All of this sounds like a setup to give the game something of a Metroid-like feel, allowing the player to backtrack and find new secrets and areas as new abilities and forms are unlocked. To a small degree, this is true; however, Illusion of Gaia has a very linear layout overall - very rarely is the player afforded chances to backtrack to previously cleared areas and find new things. Usually, if one can find something, it's available as soon as they come to a new place and they should find it as quickly as possible, as if they leave that area they're likely not going to be coming back.
As one can imagine, this is a bit of a pain if you're trying to complete the game's overarching sidequest. Throughout the game there are a total of fifty hidden Red Jewels, and collecting enough of them will earn prizes when cashed in at the Jeweler Gem - usually in the form of powering up one of your abilities or giving you small stat boosts. In dungeons, these are usually in plain sight - most often found in prominent treasure chests - but in towns they tie into several different things, from NPC dialog to minigames to simply checking jars, bookshelves and background objects. Collecting all fifty and talking to him one last time will unlock a bonus dungeon and boss that serve as a small callback to Soul Blazer, though no additional rewards are unlocked by completing it - not even a stat boost or an extended ending.
But while Illusion of Gaia's gameplay and design has a few rough edges, one cannot deny that Quintet once again plays to their strengths in its aesthetics. The visual style of the game is downright gorgeous, with vividly colored, imaginative takes on real-world locales and some downright gorgeous animation, particularly on the main character. Character designs themselves are provided by Moto Hagio - a relatively unknown name in the west, but a prominent shojo manga artist in Japan (though fans of obscure '90s anime releases may be familiar with the dub of "They Were Eleven"). And of course the game's soundtrack is phenomenal, sounding less like a Super Nintendo game and more like a full orchestral score, telling the tale of the fantastic journey the protagonists face. Both of these add tremendously to the game's charm and atmosphere, taking what would be a good-but-not-great video game and punctuating the writing to turn it into something truly captivating and memorable.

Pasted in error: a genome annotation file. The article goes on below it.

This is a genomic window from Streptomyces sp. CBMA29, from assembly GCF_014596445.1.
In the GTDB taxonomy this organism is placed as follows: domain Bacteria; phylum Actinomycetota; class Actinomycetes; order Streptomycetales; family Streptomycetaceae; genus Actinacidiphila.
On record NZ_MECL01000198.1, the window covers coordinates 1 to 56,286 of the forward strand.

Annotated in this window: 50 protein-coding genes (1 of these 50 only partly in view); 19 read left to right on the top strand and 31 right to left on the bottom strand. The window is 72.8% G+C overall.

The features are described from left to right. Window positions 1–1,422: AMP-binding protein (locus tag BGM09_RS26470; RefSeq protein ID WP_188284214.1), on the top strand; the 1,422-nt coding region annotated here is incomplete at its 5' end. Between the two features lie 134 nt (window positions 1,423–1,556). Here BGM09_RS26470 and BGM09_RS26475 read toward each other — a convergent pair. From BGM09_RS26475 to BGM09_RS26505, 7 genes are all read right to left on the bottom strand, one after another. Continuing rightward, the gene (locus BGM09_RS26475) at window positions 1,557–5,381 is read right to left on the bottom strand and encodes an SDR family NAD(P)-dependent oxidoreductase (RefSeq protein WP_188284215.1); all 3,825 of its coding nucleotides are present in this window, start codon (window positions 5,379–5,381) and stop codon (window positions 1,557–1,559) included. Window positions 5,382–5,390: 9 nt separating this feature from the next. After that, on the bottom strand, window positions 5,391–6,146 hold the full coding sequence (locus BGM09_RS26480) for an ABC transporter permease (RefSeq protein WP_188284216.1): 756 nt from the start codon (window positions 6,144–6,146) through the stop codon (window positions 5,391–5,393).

In short, Illusion of Gaia is something of a forgotten classic for the Super Nintendo. Its gameplay draws many cues from the Legend of Zelda series and executes them in a competent if somewhat underdeveloped fashion, while its storytelling and atmosphere rank among the best in gaming even today. Its well-written characters, dark themes and yet overall uplifting feel make it into a truly captivating journey. It may almost never be mentioned in the same breath as games like Link to the Past, Final Fantasy 6 and Chrono Trigger, but to me at least, this one stands as one of the greatest the Super Nintendo had to offer and one of my favorite games of all time. It really is a crime that this one hasn't gotten any kind of official re-release on any download services or microconsoles.
Platform: Super Nintendo
Recommended Version: N/A